Former Trump aide Sam Nunberg summoned to meet with Senate panel

The Senate committee wants to know more about Trump adviser Roger Stone.

Nunberg told ABC News that he received a letter request from the committee on Friday to submit the documents by May 24. He was also asked to appear before the committee in a closed interview.

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"I'm happy to appear and meet with them. I've never spoken to the president, I have no executive privilege issues," Nunberg told ABC News, referring to other former Trump aides including former White House chief strategist Steve Bannon and former campaign manager Corey Lewandowski who testified before the committee but invoked executive privilege, angering its members.

The Senate Intelligence Committee is investigating Russian interference in the 2016 election.

But Nunberg told ABC News that he does not believe that Stone met with Assange, despite Stone's prior claims.

"Roger didn't communicate with Assange, if he had communicated with Assange then I would be concerned that he would go to jail but he didn't," Nunberg said.

Instead, Nunberg suggested that Stone was "lying" about his communications.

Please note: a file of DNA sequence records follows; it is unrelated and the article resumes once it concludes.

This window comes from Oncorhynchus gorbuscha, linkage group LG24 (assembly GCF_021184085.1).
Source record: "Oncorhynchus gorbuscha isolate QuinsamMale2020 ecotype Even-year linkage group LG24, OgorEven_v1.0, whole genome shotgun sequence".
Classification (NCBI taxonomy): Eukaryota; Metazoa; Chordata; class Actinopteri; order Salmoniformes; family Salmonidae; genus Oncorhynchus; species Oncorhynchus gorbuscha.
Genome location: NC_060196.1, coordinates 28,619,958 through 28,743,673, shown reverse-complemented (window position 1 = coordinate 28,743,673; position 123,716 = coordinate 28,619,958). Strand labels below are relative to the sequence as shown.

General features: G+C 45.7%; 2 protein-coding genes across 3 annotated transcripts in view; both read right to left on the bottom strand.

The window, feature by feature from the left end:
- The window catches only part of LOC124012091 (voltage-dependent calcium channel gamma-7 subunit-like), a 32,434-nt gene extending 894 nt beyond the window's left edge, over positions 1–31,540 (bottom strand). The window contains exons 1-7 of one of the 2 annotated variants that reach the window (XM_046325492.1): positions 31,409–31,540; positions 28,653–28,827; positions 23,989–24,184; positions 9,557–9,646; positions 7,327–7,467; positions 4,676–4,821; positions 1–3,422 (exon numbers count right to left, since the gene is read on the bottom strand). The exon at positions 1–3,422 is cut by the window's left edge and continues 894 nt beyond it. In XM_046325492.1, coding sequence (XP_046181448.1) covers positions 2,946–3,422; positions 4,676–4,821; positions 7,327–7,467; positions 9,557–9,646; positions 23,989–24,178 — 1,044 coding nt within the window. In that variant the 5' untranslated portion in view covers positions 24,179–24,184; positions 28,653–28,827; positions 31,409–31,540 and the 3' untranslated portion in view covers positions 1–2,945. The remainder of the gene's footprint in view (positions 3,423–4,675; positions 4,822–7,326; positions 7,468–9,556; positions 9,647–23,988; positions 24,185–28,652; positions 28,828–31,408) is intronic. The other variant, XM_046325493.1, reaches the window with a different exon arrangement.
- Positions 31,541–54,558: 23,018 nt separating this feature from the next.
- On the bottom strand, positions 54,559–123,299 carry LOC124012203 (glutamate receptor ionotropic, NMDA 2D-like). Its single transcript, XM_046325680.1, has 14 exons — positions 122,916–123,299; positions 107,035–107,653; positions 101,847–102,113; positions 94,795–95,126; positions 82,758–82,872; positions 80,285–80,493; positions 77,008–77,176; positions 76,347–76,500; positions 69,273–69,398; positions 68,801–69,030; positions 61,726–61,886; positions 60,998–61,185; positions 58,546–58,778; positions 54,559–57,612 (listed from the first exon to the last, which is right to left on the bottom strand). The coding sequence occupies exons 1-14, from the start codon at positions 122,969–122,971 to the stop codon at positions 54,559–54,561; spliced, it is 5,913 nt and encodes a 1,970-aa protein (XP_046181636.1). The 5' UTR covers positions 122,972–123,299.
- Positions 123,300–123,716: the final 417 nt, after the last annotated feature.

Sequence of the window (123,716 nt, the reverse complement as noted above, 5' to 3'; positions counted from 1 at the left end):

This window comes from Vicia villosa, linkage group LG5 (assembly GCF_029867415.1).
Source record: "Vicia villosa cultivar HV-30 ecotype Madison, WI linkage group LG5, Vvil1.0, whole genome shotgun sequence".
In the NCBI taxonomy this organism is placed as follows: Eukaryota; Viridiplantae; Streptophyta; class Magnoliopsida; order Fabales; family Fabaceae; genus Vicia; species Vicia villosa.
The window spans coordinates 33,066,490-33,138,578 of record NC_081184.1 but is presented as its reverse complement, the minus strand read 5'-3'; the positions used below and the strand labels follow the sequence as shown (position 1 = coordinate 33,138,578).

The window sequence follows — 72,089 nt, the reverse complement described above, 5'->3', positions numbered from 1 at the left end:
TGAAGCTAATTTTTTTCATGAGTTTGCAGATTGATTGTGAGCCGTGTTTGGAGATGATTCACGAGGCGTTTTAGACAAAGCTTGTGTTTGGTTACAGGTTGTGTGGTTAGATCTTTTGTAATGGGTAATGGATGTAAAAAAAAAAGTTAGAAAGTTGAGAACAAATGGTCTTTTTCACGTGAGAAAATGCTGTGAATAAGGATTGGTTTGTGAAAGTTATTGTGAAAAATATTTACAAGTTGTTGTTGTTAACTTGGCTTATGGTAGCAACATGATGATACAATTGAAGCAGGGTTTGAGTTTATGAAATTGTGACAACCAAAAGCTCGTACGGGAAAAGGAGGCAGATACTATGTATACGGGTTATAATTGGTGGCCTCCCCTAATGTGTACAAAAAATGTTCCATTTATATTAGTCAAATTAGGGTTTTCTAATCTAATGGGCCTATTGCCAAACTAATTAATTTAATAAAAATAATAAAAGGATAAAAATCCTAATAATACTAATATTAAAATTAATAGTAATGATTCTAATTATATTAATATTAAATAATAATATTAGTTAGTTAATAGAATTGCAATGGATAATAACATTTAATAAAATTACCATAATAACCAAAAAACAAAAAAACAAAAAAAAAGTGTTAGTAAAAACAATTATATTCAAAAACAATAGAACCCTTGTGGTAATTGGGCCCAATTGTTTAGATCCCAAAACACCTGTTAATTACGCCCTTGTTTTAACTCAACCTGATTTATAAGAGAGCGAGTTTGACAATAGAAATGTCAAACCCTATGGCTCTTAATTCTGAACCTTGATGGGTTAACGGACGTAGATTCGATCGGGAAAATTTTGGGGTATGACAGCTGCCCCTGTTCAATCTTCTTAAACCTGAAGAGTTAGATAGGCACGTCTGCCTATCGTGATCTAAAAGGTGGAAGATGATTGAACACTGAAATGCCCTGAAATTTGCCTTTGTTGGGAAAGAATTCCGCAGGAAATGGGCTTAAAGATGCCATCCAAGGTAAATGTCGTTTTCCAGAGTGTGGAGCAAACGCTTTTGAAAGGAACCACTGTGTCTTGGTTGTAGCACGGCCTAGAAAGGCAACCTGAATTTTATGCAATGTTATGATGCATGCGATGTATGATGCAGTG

"He ingratiates himself into stories," Nunberg said.

"I don't think he ever did meet with Assange - why did he say that? Because it's Roger, that's what he does."

At the time, Nunberg vowed to fight the subpoena and refused to testify, but he ended up complying.

After meeting with Mueller, he told ABC News at the time he as "very worried" about Stone coming under scrutiny from the special counsel. On the investigation, he said, "I don't think it's a witch hunt."

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"I'm happy to appear and meet with them. I've never spoken to the president, I have no executive privilege issues," Nunberg told ABC News, referring to other former Trump aides including former White House chief strategist Steve Bannon and former campaign manager Corey Lewandowski who testified before the committee but invoked executive privilege, angering its members.

The Senate Intelligence Committee is investigating Russian interference in the 2016 election.

But Nunberg told ABC News that he does not believe that Stone met with Assange, despite Stone's prior claims.

"Roger didn't communicate with Assange, if he had communicated with Assange then I would be concerned that he would go to jail but he didn't," Nunberg said.

Instead, Nunberg suggested that Stone was "lying" about his communications.

"He ingratiates himself into stories," Nunberg said.

"I don't think he ever did meet with Assange - why did he say that? Because it's Roger, that's what he does."

At the time, Nunberg vowed to fight the subpoena and refused to testify, but he ended up complying.

After meeting with Mueller, he told ABC News at the time he as "very worried" about Stone coming under scrutiny from the special counsel. On the investigation, he said, "I don't think it's a witch hunt."